Mid-Life Cycling

Mid-Life Cycling

29 June 2019

When I Say "Never"...

Last Friday, I did something I said I'd never do again.  Actually, you might say I did two things I vowed not to do.




Yes, I bought a mountain bike: my first in nearly two decades.  I admit, it doesn't have the latest technology and wasn't even a high-end bike in its day.  But I don't plan to do some of the crazy stunts I did when I was younger.  




When I say the bike wasn't high-end, I mean that it was the lowest-level mountain bike its manufacturer was offering.  Which leads me to the second thing I said I'd never do:  I bought a Cannondale mountain bike.  An M-300 from 1996, to be exact.




Now, I don't have anything against Cannondale bikes per se.  I realize that, like certain saddles, some people just like the ride of them.  The Cannondales I had felt particularly harsh.  Then again, they were some of the company's early road bikes.  I've heard that C-dale refined their offerings, but I decided that since I generally prefer steel bikes, I'd stick to them.

The way I figure it, though, is that a Cannondale mountain bike won't be as harsh as one of its road bikes because of the mountain bike's  fatter tires and the slacker geometry.  Also, I don't reckon I'll take this bike on the sorts of long rides I take with my Mercians.

Oh, and the bike has a Rock Shox Indy fork and a suspension seatpost.  I plan to get rid of the latter: I can replace it with a long  27.2mm rigid seatpost I have lying around.  I'll leave the Rock Shox on the bike for now and if I don't like it, or just don't want to maintain it, I might switch to a rigid fork.

The rest of the bike, though, I'm going to leave as-is, at least until the parts wear out.  The only thing I absolutely must change is the right shift lever:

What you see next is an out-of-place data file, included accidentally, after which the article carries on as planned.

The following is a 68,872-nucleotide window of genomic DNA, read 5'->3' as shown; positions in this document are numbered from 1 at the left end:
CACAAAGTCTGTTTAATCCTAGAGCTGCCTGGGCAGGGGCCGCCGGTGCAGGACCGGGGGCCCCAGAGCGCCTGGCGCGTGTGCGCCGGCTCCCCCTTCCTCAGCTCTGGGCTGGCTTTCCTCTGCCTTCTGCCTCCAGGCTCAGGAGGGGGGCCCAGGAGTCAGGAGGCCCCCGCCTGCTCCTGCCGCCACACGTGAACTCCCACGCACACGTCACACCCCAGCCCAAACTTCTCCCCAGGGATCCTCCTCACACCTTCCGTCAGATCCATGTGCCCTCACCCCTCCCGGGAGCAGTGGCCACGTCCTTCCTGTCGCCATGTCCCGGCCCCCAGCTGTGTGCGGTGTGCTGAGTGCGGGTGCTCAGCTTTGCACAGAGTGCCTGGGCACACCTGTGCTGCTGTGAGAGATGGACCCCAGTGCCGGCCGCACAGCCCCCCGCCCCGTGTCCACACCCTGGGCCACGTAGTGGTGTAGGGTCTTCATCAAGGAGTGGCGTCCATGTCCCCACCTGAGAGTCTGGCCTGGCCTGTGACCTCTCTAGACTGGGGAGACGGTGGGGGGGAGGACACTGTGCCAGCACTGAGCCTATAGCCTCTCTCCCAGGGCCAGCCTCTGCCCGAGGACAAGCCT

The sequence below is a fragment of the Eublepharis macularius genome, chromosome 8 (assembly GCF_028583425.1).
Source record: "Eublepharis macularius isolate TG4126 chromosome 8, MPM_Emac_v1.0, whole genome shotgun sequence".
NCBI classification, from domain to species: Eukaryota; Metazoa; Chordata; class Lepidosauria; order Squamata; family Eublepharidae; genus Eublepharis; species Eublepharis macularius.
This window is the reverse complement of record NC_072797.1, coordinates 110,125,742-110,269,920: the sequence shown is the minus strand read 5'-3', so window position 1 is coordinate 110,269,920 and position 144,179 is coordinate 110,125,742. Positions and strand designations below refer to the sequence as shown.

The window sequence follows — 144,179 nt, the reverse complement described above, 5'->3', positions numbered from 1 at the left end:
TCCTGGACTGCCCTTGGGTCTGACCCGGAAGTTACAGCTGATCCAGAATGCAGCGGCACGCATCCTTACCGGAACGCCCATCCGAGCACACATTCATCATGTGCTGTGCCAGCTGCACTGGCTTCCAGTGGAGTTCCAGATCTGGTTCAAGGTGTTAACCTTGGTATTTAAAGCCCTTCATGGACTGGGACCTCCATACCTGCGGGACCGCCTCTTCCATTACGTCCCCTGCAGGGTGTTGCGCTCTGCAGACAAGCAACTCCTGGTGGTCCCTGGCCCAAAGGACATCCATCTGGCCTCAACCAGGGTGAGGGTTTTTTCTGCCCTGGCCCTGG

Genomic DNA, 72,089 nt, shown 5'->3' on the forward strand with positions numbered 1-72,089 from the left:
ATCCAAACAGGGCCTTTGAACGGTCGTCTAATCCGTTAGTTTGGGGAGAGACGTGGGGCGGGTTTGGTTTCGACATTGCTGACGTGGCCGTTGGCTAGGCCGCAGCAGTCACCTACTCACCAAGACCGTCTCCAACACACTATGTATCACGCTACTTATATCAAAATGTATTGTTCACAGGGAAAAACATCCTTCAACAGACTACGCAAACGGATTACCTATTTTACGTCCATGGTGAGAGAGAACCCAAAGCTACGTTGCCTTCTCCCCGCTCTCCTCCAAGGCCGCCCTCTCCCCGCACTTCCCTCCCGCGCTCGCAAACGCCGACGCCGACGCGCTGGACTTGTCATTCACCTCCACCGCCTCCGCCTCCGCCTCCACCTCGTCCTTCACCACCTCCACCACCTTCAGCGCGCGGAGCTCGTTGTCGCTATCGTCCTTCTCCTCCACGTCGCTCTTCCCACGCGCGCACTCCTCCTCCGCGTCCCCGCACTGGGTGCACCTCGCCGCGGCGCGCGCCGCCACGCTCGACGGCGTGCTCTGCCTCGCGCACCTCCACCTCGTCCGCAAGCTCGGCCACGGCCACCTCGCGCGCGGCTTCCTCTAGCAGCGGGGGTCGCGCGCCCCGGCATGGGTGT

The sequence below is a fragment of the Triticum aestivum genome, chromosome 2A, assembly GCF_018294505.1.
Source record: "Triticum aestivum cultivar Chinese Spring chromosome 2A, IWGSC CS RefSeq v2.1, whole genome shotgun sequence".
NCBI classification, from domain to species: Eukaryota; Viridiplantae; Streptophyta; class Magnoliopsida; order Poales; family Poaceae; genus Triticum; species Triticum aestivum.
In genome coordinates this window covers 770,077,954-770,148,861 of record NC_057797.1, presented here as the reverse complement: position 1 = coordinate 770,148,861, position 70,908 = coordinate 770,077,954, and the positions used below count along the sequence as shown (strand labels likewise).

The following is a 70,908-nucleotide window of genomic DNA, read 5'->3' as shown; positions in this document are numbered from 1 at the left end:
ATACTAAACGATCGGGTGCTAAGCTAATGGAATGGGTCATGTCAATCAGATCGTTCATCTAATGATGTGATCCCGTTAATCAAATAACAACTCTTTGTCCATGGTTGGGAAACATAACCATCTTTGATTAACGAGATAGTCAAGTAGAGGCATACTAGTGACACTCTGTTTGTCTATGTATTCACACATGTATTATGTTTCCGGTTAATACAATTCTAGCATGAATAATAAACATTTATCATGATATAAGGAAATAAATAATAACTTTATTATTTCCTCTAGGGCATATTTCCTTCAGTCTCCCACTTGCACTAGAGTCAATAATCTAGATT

When I pointed it out to the man from whom I bought the bike, he knocked the price down.  I told him I was willing to pay his original asking price, as he let me ride it and I found that the bike tracked straight and everything else was working as it should. (I tried shifting the rear derailleur by hand, and I could see that it will shift fine with a functioning shifter.)  In a way, that broken shifter is just as well because I don't like twist-grip shifters*.  I plan to replace it with a cheap Sun Race thumb shifter and, if and when the rest of the drivetrain wears out, I will decide whether I want to "upgrade" to 8 or 9 speeds--or turn the bike into a single-speed, something I might do if I decide this is a "snow" bike.




So, here I am, with my first mountain bike--and my first aluminum frame--in ages.  Don't worry:  I'm not going rogue!

Oh, and the man from whom I bought the bike had every intention of selling it--unlike the fellow I wrote about yesterday.




*When I say I don't like something, I don't necessarily mean that anything is inherently wrong with it.  It's just a  matter of my personal preferences. For example I know some of you like bar-end shifters and if you do, you should use them.  They're just not for me. I'd say the same for certain saddles.

2 comments:

  1. Congrats on your score. Even if it's not a top line bike it's worth preserving because it probably has an american made frame. I've heard the old Rock Shox can be hard to source parts for. Ought to make an excellent city bike though.

    I guess I'd have to say I share your opinion on grip shifters. I've never owned one but had the opportunity to work on quite a few for friends and family. The basic idea is quite sound but the execution is always cheap molded plastic (machinists abhor plastic). I've found the best way to repair them is drop them in the trash and get a new one since they run around $10.

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  2. Phillip--The main reason I bought it is that it has a US-made frame. And I think it'll be a second city bike (my Fuji being the other) and possibly a bike for snow and ice. I think I'll keep the Rock Shox for now but keep an eye out for a rigid fork.

    I think I did all right on the price, especially given that this is New York. (You don't find vintage 531 and Columbus bikes for $25 in thrift shops here!) He wanted $125, but took $100 when I pointed out the shifter.

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